Topics: Wear , Alloys , Friction
Commentary by Dr. Valentin Fuster

Research Papers: Hydrodynamic Lubrication

J. Tribol. 2010;132(2):021701-021701-9. doi:10.1115/1.4001023.

This paper describes the derivation and numerical solution of a lubrication equation appropriate for high Knudsen number flows and certain types of striated rough surfaces. The derivation begins with the compressible form of the lubrication equation together with the nonlinear series form of the Poiseuille flow reported by Fukui and Kaneko (1990, “A Database for Interpolation of Poiseuille Flow Rates for High Knudsen Number Lubrication Problems,” ASME J. Tribol., 112, pp. 78–83.). A multiple-scale analysis is performed on the lubrication equation for a finite-width time-dependent bearing and is limited to either stationary-transverse or longitudinal striated surface roughness of very short length scale. The rough surface averaging that takes place within the multiple-scale analysis includes a fully coupled treatment of the Poiseuille flow. What results is an especially nonlinear lubrication equation with averaged surface roughness effects that is appropriate for high Knudsen number analysis. A rotational transformation is also introduced to provide the roughness averaged lubrication equation in a form that allows analysis of the skewed orientation of a recording head slider with roughness defined relative to the direction of disk motion but with the lubrication equation conveniently expressed in the coordinate system of the slider. A factored-implicit numerical algorithm is described that provides the solution of the roughness averaged lubrication equation. Even though the lubrication equation is highly nonlinear, the numerical scheme is crafted to be fully second-order, time-accurate, and noniterative for tracking the solution in time either to an asymptotic steady-state or in response to a dynamic event. Numerical solutions of several simple geometry bearings are presented that utilize parameters that are typical of the slider-disk interface of current hard disk drives. It is anticipated that the primary benefit of this work may be the ability to accurately and efficiently include the influence of discrete disk data tracks in the air bearing design of very low clearance recording head sliders.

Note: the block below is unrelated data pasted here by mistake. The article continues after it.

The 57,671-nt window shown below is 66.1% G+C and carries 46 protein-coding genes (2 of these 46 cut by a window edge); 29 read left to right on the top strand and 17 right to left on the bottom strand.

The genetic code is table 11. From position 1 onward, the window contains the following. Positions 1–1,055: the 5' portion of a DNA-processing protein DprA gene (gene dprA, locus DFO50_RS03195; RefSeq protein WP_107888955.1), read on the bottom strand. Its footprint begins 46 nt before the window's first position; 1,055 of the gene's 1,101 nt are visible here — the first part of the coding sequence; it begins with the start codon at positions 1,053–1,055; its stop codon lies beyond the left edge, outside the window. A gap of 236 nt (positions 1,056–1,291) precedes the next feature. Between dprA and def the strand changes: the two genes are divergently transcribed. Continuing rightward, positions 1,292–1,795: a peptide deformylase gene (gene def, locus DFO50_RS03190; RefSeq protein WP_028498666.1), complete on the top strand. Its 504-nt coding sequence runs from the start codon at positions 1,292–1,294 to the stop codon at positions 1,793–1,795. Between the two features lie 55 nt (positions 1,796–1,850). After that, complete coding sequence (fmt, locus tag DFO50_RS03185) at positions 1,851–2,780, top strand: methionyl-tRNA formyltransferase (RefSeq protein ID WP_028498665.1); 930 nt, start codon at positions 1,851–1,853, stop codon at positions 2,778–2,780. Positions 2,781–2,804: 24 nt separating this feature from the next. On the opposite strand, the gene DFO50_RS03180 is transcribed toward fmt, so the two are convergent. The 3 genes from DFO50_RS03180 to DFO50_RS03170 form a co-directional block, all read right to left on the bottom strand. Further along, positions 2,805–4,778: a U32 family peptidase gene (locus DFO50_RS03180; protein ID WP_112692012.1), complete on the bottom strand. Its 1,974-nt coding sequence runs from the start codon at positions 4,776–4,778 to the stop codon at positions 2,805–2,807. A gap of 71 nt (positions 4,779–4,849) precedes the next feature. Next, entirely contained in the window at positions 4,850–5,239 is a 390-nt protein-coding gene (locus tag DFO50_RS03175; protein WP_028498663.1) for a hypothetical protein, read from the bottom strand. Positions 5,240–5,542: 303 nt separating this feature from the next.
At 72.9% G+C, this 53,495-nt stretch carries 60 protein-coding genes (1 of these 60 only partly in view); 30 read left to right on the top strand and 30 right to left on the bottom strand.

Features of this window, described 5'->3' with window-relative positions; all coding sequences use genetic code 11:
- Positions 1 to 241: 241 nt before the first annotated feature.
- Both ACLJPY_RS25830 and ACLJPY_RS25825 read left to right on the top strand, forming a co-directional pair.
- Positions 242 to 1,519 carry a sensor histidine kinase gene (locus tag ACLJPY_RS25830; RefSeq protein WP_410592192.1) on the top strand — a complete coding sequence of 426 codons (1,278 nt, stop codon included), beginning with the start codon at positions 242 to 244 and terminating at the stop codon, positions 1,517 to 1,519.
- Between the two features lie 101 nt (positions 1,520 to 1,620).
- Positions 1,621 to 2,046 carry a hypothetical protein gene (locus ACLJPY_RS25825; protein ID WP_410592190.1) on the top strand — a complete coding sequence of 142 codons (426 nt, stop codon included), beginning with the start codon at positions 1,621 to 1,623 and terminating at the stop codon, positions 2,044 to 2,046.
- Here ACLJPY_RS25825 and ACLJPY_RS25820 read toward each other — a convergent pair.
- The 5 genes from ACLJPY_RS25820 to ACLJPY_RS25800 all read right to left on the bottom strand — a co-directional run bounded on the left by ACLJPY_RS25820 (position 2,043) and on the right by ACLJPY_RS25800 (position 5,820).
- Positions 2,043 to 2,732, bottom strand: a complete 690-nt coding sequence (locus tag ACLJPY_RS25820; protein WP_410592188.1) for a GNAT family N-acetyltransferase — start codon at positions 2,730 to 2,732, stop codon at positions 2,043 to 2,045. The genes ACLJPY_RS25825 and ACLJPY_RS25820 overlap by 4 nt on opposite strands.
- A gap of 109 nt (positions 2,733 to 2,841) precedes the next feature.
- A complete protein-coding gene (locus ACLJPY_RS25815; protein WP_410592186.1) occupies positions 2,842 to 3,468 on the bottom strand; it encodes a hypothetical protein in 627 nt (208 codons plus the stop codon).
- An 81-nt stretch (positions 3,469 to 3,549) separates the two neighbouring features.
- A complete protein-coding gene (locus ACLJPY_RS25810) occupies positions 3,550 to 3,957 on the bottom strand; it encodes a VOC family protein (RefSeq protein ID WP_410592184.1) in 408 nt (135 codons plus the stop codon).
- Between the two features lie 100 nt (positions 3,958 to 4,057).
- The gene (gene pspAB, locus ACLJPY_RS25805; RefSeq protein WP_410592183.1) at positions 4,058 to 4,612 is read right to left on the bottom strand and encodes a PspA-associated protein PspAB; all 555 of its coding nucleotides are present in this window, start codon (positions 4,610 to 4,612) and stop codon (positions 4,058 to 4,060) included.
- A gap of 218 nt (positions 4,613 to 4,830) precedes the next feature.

Commentary by Dr. Valentin Fuster
J. Tribol. 2010;132(2):021702-021702-10. doi:10.1115/1.4000721.